Examining Ed Sheeran’s two new singles: ‘Castle On the Hill’ and ‘Shape of You’

Jan. 22, 2017, 10:40 p.m.

Ed Sheeran is back. The famous pop expert and musician took a hiatus in 2015, after five years of continuous touring, recording and traveling internationally. After a few Tweets hinting at a third album titled “÷” (“Divide”), on Jan. 5, he dropped two songs: “Castle On the Hill” and “Shape of You.”

“Castle On the Hill” and “Shape Of You” are two very different songs, genre-wise. While the latter is one of those pop songs song that would be blasted repeatedly at dance parties and over radios, “Castle On the Hill” takes on a country air, perfect for a road trip.

“Castle On The Hill” takes place in a beautiful countryside. The introduction is a quiet, very twangy, country-like tune powered by a steady thrumming of beats. First-person lyrics like “we watched the sunset over the castle on the hill” situate us in Sheeran’s own childhood, growing up in the countryside of Framlingham, Suffolk. The titular castle is most likely inspired by Framlingham Castle, near where Sheeran grew up. The first tender verse revolves around Ed Sheeran as a 6-year-old, who “tasted the sweet perfume of the mountain grass [he] rolled down,” suggesting an idyllic scenery in tune with the country.  The quiet verses contrast with the chorus, which kicks off with a crash, the low hums and booms of drums and guitar chords increasing in intensity. When Ed Sheeran returns permanently to the present and remembers his grown-up friends who have parted ways but still remain dear to his heart, the song falls into a hush again, continuing into the final chorus and underscoring the nostalgia in Sheeran’s raw voice.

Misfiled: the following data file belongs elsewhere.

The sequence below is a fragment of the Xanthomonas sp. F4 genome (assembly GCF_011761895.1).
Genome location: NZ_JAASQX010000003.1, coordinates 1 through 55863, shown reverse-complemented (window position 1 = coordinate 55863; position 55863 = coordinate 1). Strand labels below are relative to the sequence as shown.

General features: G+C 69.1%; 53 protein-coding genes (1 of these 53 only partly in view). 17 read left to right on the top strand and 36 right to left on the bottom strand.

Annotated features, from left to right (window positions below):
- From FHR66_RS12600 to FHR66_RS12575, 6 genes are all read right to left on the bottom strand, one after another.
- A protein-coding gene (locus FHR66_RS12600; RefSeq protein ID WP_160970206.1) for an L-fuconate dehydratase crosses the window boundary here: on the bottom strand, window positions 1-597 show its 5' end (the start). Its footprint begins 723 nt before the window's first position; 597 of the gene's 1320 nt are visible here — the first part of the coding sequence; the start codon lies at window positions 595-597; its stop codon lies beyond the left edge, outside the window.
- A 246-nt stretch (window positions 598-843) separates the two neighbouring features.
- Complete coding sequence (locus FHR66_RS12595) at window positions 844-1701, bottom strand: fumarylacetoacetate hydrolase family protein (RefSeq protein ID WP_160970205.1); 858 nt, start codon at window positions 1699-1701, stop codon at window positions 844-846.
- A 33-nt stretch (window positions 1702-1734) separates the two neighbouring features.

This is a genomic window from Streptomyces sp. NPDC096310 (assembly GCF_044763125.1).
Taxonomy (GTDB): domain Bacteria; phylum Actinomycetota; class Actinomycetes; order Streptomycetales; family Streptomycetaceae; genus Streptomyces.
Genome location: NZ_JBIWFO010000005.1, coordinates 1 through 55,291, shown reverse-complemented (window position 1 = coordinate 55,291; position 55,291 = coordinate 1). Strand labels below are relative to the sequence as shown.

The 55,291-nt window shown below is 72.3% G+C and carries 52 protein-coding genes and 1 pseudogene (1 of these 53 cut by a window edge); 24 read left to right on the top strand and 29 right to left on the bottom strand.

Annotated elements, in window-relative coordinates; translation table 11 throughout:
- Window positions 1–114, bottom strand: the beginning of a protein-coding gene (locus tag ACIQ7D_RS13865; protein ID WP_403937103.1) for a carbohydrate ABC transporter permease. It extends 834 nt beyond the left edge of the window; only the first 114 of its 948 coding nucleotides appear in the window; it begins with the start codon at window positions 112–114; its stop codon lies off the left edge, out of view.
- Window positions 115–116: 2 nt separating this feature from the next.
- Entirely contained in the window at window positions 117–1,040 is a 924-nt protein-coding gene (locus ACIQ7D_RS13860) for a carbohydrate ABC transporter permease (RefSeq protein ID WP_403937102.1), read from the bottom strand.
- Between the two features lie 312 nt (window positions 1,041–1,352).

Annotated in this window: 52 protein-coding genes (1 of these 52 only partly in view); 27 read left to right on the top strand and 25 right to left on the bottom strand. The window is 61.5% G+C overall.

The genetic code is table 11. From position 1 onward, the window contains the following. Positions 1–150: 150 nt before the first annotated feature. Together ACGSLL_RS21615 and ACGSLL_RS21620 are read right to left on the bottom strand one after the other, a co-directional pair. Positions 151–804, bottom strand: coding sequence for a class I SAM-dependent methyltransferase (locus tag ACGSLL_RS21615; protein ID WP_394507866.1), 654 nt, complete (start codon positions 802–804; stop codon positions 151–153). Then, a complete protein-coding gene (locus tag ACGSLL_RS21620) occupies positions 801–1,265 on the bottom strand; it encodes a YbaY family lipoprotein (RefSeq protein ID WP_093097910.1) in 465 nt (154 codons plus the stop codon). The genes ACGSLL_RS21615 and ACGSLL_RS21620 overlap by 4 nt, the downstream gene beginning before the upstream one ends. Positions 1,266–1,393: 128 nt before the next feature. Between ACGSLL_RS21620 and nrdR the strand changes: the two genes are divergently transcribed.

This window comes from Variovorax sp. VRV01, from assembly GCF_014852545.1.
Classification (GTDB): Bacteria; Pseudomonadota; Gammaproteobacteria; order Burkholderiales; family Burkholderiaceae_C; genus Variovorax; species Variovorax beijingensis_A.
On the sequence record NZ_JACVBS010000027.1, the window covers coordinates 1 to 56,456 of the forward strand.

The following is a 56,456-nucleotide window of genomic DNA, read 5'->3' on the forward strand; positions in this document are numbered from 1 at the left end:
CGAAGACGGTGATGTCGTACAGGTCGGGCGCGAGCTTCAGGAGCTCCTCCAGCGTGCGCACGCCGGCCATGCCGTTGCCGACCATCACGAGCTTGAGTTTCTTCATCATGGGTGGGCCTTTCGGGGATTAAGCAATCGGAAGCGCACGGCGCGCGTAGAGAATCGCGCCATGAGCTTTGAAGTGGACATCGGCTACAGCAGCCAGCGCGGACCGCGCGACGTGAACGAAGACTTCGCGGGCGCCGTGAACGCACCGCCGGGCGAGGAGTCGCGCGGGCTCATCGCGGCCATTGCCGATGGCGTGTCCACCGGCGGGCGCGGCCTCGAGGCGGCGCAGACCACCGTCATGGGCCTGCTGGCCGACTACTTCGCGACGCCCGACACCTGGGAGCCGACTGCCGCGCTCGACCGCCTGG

“Shape Of You,” on the other hand, is a faster-paced pop song centered on the sensation of falling in love.  While “Castle On the Hill” tells more of a story, “Shape Of You” delves into a wild bar-dance with a partner, encouraged by Sheeran’s quicker tempo. With a more prominent guitar leading the way, the repetitive lyrics “I’m in love with your body/Come on, be my baby, come on” are impossible to forget. The whole song sounds like the upcoming earworm of 2017.

Ed Sheeran has released two very different kinds of music, and “Castle On the Hill” and “Shape Of You” are both beautiful, musical works in their own way – the former a mellow, sweet ode to growing up, the latter catchy dance fun. Sheeran’s eagerly awaited album is off to a powerful start.


Contact Maimi Higuchi at maimih ‘at’ stanford.edu.

Maimi Higuchi '20 is a music staff writer for the Stanford Daily. She loves writing, reading, music, and science. A devoted long-time fan of the Harry Potter series, she hopes to one day visit the Wizarding World theme park in Los Angeles.

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